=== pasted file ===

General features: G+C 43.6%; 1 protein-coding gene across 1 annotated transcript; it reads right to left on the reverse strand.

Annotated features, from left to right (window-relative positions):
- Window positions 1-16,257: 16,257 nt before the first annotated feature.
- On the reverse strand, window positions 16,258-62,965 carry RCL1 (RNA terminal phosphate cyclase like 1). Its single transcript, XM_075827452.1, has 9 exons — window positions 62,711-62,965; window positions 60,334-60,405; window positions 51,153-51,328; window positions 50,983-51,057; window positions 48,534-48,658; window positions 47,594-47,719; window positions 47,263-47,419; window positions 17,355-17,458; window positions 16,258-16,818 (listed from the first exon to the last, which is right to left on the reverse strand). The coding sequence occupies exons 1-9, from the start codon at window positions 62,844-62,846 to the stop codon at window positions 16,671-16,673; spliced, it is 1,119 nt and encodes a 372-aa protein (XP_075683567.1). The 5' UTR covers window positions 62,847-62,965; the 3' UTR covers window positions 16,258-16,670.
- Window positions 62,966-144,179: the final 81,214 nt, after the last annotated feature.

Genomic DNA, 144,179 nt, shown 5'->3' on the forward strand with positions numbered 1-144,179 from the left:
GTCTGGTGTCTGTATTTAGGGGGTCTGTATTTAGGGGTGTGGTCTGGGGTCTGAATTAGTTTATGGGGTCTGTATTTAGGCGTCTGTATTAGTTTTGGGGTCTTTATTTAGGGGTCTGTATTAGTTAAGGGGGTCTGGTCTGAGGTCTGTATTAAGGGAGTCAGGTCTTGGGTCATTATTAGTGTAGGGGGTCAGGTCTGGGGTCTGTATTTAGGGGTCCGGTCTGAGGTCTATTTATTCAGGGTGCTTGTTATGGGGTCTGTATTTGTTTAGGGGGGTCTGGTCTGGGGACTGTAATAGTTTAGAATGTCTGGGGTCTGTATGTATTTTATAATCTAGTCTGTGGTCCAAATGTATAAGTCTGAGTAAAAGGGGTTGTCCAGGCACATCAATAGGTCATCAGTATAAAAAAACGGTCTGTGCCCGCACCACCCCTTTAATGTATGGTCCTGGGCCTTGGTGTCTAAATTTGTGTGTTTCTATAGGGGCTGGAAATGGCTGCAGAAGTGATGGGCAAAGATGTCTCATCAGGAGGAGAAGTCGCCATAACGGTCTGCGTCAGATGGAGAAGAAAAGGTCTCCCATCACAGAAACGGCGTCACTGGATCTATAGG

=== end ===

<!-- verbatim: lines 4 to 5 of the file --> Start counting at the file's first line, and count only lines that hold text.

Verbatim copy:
- On the reverse strand, window positions 16,258-62,965 carry RCL1 (RNA terminal phosphate cyclase like 1). Its single transcript, XM_075827452.1, has 9 exons — window positions 62,711-62,965; window positions 60,334-60,405; window positions 51,153-51,328; window positions 50,983-51,057; window positions 48,534-48,658; window positions 47,594-47,719; window positions 47,263-47,419; window positions 17,355-17,458; window positions 16,258-16,818 (listed from the first exon to the last, which is right to left on the reverse strand). The coding sequence occupies exons 1-9, from the start codon at window positions 62,844-62,846 to the stop codon at window positions 16,671-16,673; spliced, it is 1,119 nt and encodes a 372-aa protein (XP_075683567.1). The 5' UTR covers window positions 62,847-62,965; the 3' UTR covers window positions 16,258-16,670.
- Window positions 62,966-144,179: the final 81,214 nt, after the last annotated feature.